Dear Dietitian Sisters (and Brothers, but lets be honest, it’s mostly sisters : – P),
I have been writing this website for 1 week shy of 10 years. Which means I’ve been a dietitian for almost 13 years. I have done hundreds of presentations, written articles, and one-on-one consultations with cancer clients both in person and via email.
This does not make me immune to doubts regarding whether I know what I’m talking about!
I wanted to write this as a simple note of encouragement to you. There are days when you just need to be reminded that you are doing a good job and YES you know what you’re talking about!
When someone questions your evidence based and common sense approach to healthy eating, be kind and confident in knowing you are the expert.
Here are a few pieces of advice that I have learned over the years that helps me keep my cool when being questioned:
- It’s not your job to convince the person that you are right. In any conflict, you have to be able to hold loosely to the idea that you will agree with the person. For your own mental health, remember that being able to articulately state your point is good enough. This is especially difficult when being confronted online via comment thread or social media.
- Know when to stop engaging in the conversation. Once you have said your points, you don’t need to continue the back and forth conversation. You can simply allow them to speak and allow your silence to indicate that you have nothing else to say. I know this can be really hard when you don’t agree. Sometimes what the person needs most is to just be heard.
- Have an exit strategy. If you feel the conversation has run it’s course and you no longer have the energy, or interest, in discussing it further, have a plan in mind on how to end the conversation, or change the subject! If it’s a friend, family member or client that you will see again, ask if they’ve tried any good recipes lately. If it’s someone you’re unlikely to need to see or talk to again, you can say “We obviously see things a little different, and I don’t think we’re likely to agree, but it’s been nice to talk with you about it.”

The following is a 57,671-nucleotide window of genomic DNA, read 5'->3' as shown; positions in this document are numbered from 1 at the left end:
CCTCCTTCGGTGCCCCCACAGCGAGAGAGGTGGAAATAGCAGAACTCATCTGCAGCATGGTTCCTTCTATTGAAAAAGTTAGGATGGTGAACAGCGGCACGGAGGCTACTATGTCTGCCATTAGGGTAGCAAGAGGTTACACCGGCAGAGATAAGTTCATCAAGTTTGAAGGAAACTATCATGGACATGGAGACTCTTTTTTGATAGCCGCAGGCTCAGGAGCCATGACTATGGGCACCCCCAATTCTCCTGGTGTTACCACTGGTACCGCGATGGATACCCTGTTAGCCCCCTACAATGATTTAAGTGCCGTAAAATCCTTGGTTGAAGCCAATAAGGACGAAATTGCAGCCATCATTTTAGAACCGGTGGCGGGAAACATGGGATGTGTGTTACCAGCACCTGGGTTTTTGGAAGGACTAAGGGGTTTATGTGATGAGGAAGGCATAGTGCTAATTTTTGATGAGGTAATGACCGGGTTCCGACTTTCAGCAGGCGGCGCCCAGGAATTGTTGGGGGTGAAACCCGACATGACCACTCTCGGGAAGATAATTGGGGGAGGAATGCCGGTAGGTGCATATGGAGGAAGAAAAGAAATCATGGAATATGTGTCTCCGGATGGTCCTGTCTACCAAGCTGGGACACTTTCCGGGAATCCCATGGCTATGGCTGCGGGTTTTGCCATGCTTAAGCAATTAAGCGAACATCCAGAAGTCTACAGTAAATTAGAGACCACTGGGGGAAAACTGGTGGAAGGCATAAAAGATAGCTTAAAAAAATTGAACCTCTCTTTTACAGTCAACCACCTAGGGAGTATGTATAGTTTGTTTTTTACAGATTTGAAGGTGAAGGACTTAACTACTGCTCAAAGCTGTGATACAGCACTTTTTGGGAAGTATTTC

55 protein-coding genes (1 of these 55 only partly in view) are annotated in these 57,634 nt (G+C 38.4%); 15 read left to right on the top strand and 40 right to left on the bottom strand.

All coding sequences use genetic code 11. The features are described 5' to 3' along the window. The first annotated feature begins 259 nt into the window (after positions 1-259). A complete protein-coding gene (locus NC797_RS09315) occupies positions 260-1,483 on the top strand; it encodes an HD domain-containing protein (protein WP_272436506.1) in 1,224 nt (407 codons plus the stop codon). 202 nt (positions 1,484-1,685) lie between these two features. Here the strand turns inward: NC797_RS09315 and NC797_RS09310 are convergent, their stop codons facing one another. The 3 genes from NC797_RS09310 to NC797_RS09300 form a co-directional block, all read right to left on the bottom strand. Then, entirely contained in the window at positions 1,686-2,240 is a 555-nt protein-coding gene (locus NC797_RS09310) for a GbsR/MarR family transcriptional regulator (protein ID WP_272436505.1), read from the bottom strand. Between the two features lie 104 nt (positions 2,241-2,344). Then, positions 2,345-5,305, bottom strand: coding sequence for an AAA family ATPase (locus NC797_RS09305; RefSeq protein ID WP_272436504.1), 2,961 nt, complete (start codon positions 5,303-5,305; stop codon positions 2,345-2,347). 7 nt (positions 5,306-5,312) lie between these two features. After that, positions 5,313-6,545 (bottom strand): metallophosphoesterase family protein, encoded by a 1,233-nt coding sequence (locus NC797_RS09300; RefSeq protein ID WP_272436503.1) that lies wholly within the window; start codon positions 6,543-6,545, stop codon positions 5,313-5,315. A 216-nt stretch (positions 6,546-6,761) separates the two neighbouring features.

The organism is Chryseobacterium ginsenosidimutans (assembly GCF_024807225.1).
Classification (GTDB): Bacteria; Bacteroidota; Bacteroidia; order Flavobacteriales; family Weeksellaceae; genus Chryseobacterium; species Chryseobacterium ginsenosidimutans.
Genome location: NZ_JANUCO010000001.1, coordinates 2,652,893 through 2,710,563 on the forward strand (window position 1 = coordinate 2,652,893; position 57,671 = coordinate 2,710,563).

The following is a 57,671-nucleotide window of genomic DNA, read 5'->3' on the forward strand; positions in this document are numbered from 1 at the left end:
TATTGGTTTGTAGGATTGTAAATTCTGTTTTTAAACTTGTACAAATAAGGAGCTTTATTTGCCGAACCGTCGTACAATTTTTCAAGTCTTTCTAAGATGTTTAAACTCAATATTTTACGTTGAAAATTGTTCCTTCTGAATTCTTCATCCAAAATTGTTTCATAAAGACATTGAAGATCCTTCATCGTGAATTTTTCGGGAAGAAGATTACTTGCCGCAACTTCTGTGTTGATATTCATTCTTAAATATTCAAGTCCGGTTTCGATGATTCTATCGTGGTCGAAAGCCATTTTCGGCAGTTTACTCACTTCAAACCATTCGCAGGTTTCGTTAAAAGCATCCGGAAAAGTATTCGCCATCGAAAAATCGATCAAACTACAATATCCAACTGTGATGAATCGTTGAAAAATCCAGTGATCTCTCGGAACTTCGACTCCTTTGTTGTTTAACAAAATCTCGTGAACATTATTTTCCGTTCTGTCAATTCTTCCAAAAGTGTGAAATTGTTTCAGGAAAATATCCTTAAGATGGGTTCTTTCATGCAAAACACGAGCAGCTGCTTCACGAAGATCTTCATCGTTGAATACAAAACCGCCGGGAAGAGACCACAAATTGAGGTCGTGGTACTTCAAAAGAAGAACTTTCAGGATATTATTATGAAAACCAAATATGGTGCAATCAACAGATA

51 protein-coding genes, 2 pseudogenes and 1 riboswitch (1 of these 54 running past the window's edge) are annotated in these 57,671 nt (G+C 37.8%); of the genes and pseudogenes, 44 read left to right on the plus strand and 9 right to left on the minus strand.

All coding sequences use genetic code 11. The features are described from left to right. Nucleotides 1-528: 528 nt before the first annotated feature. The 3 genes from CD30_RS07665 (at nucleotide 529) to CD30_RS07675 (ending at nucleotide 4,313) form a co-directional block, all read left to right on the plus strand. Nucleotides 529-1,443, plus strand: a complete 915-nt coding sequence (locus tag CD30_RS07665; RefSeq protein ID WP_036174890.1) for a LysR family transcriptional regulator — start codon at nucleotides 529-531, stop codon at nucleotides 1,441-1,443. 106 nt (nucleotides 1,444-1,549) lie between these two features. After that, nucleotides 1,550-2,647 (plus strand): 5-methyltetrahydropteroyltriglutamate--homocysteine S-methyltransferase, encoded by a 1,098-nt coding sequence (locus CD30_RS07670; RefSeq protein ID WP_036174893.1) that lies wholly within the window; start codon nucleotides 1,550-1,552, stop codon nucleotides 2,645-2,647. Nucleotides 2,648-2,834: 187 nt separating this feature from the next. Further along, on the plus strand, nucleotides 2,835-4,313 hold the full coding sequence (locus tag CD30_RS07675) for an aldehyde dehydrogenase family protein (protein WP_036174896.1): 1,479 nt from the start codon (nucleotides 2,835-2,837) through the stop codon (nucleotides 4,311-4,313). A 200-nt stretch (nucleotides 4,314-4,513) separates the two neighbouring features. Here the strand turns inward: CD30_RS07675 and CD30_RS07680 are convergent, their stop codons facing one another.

- LET IT GO! Cue Elsa. LOL! Seriously though, it can really cause me distress, anger and sometimes elevated blood pressure, to deal with the crazy questions and things that people want to believe about food and nutrition. Have a strategy for letting it go. It might require talking to another dietitian, journaling about it, going for a long walk, or taking your mind off of if by watching a funny show or engaging in your favorite activity (cooking or crafting anyone??).
The fact that everyone seems to think they’re in expert in nutrition is one of our “occupational hazards”! Nutrition is an amazing field to be working in right now, and also can be frustrating.
Don’t let the frustrating conversations take away from all the amazing work you are doing. Our training is comprehensive, and we rely on good, solid evidence. Remind yourself of that!
When clients thank you for all you’ve done for them, write the comments down, keep them in a book so you can go back to it when you need a boost.
Keep up all the good work!